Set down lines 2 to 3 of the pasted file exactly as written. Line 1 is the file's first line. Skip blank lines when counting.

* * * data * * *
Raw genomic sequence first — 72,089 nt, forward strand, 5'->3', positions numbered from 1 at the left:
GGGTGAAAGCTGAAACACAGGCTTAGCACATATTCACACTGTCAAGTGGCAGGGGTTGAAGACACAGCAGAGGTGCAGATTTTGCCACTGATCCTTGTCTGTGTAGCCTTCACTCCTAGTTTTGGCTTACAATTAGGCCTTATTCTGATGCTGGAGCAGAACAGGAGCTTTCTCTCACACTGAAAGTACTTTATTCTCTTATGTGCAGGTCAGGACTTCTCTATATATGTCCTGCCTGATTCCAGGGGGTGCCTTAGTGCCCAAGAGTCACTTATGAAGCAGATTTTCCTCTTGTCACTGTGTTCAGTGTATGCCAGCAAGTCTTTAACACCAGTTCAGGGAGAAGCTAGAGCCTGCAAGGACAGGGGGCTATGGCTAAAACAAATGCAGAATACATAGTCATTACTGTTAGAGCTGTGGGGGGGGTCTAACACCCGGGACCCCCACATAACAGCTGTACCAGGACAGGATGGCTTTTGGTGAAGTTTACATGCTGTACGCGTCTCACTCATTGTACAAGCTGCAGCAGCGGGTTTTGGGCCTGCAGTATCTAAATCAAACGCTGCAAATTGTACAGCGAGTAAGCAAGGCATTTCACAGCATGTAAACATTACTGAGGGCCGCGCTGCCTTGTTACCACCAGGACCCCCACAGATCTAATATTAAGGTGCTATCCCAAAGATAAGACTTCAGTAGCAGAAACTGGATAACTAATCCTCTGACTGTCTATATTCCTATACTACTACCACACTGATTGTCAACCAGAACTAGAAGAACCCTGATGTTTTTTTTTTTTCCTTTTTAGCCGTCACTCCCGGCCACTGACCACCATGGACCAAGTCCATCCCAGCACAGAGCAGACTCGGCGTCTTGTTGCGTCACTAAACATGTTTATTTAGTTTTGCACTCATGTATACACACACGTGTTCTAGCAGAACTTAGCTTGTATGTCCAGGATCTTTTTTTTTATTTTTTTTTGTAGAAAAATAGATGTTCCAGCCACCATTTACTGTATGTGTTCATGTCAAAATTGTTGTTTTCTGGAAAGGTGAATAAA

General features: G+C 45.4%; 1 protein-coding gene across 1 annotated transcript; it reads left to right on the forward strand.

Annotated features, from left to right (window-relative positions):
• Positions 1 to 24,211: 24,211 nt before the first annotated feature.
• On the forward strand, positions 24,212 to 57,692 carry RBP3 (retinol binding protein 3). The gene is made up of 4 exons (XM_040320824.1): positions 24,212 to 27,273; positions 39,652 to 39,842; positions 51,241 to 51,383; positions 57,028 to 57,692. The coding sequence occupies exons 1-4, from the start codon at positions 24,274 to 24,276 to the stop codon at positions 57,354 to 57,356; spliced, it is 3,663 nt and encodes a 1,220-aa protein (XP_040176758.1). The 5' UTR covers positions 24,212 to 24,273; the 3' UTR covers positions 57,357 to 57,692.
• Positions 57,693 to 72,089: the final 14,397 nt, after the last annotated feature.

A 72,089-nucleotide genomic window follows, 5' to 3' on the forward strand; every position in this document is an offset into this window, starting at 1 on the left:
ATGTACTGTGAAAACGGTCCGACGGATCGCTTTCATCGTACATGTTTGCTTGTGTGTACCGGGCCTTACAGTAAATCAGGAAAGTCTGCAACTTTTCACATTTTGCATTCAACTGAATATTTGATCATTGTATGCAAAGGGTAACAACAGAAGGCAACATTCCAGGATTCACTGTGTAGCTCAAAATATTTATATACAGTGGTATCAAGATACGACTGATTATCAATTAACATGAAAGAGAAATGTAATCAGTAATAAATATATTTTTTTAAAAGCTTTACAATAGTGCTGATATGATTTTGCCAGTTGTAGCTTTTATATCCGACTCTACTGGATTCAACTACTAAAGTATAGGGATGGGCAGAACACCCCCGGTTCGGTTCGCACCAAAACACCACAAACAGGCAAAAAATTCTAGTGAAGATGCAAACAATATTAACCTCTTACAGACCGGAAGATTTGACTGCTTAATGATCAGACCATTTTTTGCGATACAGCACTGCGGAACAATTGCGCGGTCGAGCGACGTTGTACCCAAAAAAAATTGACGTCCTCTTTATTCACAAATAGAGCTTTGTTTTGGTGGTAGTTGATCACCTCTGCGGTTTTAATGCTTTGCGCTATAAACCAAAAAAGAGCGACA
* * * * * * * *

GGGTGAAAGCTGAAACACAGGCTTAGCACATATTCACACTGTCAAGTGGCAGGGGTTGAAGACACAGCAGAGGTGCAGATTTTGCCACTGATCCTTGTCTGTGTAGCCTTCACTCCTAGTTTTGGCTTACAATTAGGCCTTATTCTGATGCTGGAGCAGAACAGGAGCTTTCTCTCACACTGAAAGTACTTTATTCTCTTATGTGCAGGTCAGGACTTCTCTATATATGTCCTGCCTGATTCCAGGGGGTGCCTTAGTGCCCAAGAGTCACTTATGAAGCAGATTTTCCTCTTGTCACTGTGTTCAGTGTATGCCAGCAAGTCTTTAACACCAGTTCAGGGAGAAGCTAGAGCCTGCAAGGACAGGGGGCTATGGCTAAAACAAATGCAGAATACATAGTCATTACTGTTAGAGCTGTGGGGGGGGTCTAACACCCGGGACCCCCACATAACAGCTGTACCAGGACAGGATGGCTTTTGGTGAAGTTTACATGCTGTACGCGTCTCACTCATTGTACAAGCTGCAGCAGCGGGTTTTGGGCCTGCAGTATCTAAATCAAACGCTGCAAATTGTACAGCGAGTAAGCAAGGCATTTCACAGCATGTAAACATTACTGAGGGCCGCGCTGCCTTGTTACCACCAGGACCCCCACAGATCTAATATTAAGGTGCTATCCCAAAGATAAGACTTCAGTAGCAGAAACTGGATAACTAATCCTCTGACTGTCTATATTCCTATACTACTACCACACTGATTGTCAACCAGAACTAGAAGAACCCTGATGTTTTTTTTTTTTCCTTTTTAGCCGTCACTCCCGGCCACTGACCACCATGGACCAAGTCCATCCCAGCACAGAGCAGACTCGGCGTCTTGTTGCGTCACTAAACATGTTTATTTAGTTTTGCACTCATGTATACACACACGTGTTCTAGCAGAACTTAGCTTGTATGTCCAGGATCTTTTTTTTTATTTTTTTTTGTAGAAAAATAGATGTTCCAGCCACCATTTACTGTATGTGTTCATGTCAAAATTGTTGTTTTCTGGAAAGGTGAATAAA

General features: G+C 45.4%; 1 protein-coding gene across 1 annotated transcript; it reads left to right on the forward strand.